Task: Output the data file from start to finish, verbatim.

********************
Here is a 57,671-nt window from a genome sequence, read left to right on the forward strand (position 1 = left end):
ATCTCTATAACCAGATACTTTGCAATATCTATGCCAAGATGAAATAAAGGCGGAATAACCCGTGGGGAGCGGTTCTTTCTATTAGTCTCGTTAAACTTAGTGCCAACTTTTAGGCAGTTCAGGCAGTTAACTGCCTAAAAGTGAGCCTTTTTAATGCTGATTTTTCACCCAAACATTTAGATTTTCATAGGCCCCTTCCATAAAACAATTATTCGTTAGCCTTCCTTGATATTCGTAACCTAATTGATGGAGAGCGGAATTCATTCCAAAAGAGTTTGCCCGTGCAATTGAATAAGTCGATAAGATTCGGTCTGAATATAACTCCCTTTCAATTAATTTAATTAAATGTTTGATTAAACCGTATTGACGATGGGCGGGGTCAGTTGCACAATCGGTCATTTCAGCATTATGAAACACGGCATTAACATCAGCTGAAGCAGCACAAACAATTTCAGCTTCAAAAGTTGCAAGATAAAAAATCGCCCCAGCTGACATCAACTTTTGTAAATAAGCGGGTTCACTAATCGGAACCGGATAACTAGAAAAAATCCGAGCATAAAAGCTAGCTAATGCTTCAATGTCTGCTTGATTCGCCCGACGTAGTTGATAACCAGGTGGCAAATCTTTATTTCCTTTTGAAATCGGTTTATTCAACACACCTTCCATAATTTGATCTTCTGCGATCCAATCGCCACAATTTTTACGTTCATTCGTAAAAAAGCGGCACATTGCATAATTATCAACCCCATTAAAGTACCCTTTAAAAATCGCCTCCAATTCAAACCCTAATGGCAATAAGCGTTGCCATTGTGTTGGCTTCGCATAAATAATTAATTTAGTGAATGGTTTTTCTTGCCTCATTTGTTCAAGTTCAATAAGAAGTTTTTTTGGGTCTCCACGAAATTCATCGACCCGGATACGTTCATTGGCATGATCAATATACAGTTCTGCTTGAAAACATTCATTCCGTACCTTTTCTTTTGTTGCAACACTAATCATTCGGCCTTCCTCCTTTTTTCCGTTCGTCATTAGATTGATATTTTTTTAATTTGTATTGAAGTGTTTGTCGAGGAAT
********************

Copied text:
Here is a 57,671-nt window from a genome sequence, read left to right on the forward strand (position 1 = left end):
ATCTCTATAACCAGATACTTTGCAATATCTATGCCAAGATGAAATAAAGGCGGAATAACCCGTGGGGAGCGGTTCTTTCTATTAGTCTCGTTAAACTTAGTGCCAACTTTTAGGCAGTTCAGGCAGTTAACTGCCTAAAAGTGAGCCTTTTTAATGCTGATTTTTCACCCAAACATTTAGATTTTCATAGGCCCCTTCCATAAAACAATTATTCGTTAGCCTTCCTTGATATTCGTAACCTAATTGATGGAGAGCGGAATTCATTCCAAAAGAGTTTGCCCGTGCAATTGAATAAGTCGATAAGATTCGGTCTGAATATAACTCCCTTTCAATTAATTTAATTAAATGTTTGATTAAACCGTATTGACGATGGGCGGGGTCAGTTGCACAATCGGTCATTTCAGCATTATGAAACACGGCATTAACATCAGCTGAAGCAGCACAAACAATTTCAGCTTCAAAAGTTGCAAGATAAAAAATCGCCCCAGCTGACATCAACTTTTGTAAATAAGCGGGTTCACTAATCGGAACCGGATAACTAGAAAAAATCCGAGCATAAAAGCTAGCTAATGCTTCAATGTCTGCTTGATTCGCCCGACGTAGTTGATAACCAGGTGGCAAATCTTTATTTCCTTTTGAAATCGGTTTATTCAACACACCTTCCATAATTTGATCTTCTGCGATCCAATCGCCACAATTTTTACGTTCATTCGTAAAAAAGCGGCACATTGCATAATTATCAACCCCATTAAAGTACCCTTTAAAAATCGCCTCCAATTCAAACCCTAATGGCAATAAGCGTTGCCATTGTGTTGGCTTCGCATAAATAATTAATTTAGTGAATGGTTTTTCTTGCCTCATTTGTTCAAGTTCAATAAGAAGTTTTTTTGGGTCTCCACGAAATTCATCGACCCGGATACGTTCATTGGCATGATCAATATACAGTTCTGCTTGAAAACATTCATTCCGTACCTTTTCTTTTGTTGCAACACTAATCATTCGGCCTTCCTCCTTTTTTCCGTTCGTCATTAGATTGATATTTTTTTAATTTGTATTGAAGTGTTTGTCGAGGAAT